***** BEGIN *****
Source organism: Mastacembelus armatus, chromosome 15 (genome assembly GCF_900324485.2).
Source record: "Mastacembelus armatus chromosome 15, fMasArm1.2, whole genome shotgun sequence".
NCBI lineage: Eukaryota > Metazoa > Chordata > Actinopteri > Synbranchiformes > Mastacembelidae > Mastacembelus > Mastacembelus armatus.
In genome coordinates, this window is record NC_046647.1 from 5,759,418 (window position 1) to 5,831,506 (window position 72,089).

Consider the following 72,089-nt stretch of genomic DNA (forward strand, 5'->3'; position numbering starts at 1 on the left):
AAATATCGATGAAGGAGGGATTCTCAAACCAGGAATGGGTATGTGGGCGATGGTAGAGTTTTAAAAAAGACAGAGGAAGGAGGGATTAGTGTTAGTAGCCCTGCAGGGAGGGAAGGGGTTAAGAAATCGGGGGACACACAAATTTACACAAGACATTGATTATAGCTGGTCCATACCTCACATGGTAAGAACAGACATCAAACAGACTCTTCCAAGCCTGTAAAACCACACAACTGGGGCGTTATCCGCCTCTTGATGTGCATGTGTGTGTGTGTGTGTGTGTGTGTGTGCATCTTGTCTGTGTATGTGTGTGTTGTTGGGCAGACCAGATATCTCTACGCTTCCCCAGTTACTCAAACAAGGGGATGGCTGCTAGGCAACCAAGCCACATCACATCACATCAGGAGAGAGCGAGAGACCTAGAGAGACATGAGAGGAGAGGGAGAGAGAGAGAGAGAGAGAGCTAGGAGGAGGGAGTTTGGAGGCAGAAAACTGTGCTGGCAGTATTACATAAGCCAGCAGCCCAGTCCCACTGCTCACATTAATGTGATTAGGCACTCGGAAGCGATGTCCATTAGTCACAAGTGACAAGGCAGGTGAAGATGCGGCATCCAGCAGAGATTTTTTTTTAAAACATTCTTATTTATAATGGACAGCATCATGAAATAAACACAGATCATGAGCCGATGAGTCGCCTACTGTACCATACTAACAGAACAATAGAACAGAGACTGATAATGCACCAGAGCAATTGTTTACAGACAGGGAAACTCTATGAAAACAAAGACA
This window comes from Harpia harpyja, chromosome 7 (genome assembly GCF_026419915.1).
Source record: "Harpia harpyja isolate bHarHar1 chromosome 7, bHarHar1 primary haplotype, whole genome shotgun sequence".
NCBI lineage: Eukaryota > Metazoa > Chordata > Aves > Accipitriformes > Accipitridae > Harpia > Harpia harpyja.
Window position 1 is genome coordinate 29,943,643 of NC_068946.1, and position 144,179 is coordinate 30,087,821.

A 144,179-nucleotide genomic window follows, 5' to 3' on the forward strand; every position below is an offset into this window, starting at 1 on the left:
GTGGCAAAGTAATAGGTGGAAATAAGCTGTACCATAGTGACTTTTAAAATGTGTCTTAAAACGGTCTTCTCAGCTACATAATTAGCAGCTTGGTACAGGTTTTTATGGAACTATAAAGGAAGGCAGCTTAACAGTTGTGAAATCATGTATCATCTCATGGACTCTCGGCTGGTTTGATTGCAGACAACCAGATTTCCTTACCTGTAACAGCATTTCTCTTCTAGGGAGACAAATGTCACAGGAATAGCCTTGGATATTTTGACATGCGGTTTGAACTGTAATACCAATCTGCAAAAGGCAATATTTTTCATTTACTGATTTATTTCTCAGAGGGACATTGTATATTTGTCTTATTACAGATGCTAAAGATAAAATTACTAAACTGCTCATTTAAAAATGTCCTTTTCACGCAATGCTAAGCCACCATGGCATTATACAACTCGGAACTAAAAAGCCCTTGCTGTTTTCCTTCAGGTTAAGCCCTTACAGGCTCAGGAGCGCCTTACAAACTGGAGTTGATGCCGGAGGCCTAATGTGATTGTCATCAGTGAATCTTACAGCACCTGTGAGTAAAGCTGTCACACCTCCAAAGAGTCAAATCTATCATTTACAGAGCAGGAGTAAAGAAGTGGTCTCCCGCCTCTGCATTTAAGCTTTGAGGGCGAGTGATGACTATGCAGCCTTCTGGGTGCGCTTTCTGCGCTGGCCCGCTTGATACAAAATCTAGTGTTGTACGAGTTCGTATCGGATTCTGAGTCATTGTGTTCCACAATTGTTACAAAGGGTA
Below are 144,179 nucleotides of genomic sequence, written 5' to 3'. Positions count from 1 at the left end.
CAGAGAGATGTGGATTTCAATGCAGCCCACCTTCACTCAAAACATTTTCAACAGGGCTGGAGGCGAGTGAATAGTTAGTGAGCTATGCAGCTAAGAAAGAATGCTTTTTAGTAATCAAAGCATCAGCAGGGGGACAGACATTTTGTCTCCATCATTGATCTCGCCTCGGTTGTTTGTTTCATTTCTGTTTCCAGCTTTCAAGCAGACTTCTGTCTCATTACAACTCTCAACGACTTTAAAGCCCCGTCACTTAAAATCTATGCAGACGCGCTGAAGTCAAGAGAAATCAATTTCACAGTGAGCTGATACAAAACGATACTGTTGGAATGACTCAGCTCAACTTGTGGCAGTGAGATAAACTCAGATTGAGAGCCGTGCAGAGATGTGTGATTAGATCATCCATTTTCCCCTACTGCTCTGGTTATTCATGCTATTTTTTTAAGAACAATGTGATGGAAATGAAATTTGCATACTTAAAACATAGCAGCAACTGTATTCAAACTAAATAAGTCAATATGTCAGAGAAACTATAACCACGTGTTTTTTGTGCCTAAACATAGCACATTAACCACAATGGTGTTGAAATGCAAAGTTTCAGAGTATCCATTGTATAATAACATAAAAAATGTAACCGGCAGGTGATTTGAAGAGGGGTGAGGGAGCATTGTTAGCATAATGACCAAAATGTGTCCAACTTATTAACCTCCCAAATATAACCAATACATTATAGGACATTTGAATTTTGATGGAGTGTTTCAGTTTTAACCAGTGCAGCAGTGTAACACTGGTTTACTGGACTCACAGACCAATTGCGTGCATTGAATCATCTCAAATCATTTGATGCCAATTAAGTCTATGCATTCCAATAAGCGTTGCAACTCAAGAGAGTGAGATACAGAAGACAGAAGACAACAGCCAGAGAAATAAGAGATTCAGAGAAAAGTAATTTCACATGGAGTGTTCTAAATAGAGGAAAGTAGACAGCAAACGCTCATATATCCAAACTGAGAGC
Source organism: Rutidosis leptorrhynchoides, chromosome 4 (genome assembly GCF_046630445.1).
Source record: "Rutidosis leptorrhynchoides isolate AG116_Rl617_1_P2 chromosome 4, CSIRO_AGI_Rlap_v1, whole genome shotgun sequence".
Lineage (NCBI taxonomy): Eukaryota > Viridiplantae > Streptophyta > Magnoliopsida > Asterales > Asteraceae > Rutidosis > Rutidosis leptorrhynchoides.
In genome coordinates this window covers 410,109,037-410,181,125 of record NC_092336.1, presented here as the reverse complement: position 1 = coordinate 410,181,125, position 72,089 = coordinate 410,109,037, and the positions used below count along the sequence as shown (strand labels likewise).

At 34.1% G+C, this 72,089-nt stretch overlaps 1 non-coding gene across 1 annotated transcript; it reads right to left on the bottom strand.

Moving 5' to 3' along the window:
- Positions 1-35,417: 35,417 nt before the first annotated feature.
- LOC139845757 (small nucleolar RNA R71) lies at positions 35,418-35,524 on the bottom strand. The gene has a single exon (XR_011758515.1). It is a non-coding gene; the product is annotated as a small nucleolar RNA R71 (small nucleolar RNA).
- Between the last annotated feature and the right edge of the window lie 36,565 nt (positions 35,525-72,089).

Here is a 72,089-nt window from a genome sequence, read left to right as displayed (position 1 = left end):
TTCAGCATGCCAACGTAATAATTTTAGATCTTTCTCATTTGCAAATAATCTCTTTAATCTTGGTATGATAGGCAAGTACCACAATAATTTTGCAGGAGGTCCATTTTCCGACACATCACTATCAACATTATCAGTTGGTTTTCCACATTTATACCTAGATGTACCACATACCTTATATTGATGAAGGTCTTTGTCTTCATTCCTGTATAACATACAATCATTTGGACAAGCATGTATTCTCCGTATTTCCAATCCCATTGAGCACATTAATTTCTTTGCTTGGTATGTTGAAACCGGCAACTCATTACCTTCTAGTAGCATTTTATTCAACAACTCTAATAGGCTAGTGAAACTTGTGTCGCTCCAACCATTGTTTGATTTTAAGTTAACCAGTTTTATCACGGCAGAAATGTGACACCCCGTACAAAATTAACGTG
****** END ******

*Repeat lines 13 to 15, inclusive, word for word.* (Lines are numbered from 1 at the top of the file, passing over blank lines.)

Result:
Below are 144,179 nucleotides of genomic sequence, written 5' to 3'. Positions count from 1 at the left end.
CAGAGAGATGTGGATTTCAATGCAGCCCACCTTCACTCAAAACATTTTCAACAGGGCTGGAGGCGAGTGAATAGTTAGTGAGCTATGCAGCTAAGAAAGAATGCTTTTTAGTAATCAAAGCATCAGCAGGGGGACAGACATTTTGTCTCCATCATTGATCTCGCCTCGGTTGTTTGTTTCATTTCTGTTTCCAGCTTTCAAGCAGACTTCTGTCTCATTACAACTCTCAACGACTTTAAAGCCCCGTCACTTAAAATCTATGCAGACGCGCTGAAGTCAAGAGAAATCAATTTCACAGTGAGCTGATACAAAACGATACTGTTGGAATGACTCAGCTCAACTTGTGGCAGTGAGATAAACTCAGATTGAGAGCCGTGCAGAGATGTGTGATTAGATCATCCATTTTCCCCTACTGCTCTGGTTATTCATGCTATTTTTTTAAGAACAATGTGATGGAAATGAAATTTGCATACTTAAAACATAGCAGCAACTGTATTCAAACTAAATAAGTCAATATGTCAGAGAAACTATAACCACGTGTTTTTTGTGCCTAAACATAGCACATTAACCACAATGGTGTTGAAATGCAAAGTTTCAGAGTATCCATTGTATAATAACATAAAAAATGTAACCGGCAGGTGATTTGAAGAGGGGTGAGGGAGCATTGTTAGCATAATGACCAAAATGTGTCCAACTTATTAACCTCCCAAATATAACCAATACATTATAGGACATTTGAATTTTGATGGAGTGTTTCAGTTTTAACCAGTGCAGCAGTGTAACACTGGTTTACTGGACTCACAGACCAATTGCGTGCATTGAATCATCTCAAATCATTTGATGCCAATTAAGTCTATGCATTCCAATAAGCGTTGCAACTCAAGAGAGTGAGATACAGAAGACAGAAGACAACAGCCAGAGAAATAAGAGATTCAGAGAAAAGTAATTTCACATGGAGTGTTCTAAATAGAGGAAAGTAGACAGCAAACGCTCATATATCCAAACTGAGAGC
Source organism: Rutidosis leptorrhynchoides, chromosome 4 (genome assembly GCF_046630445.1).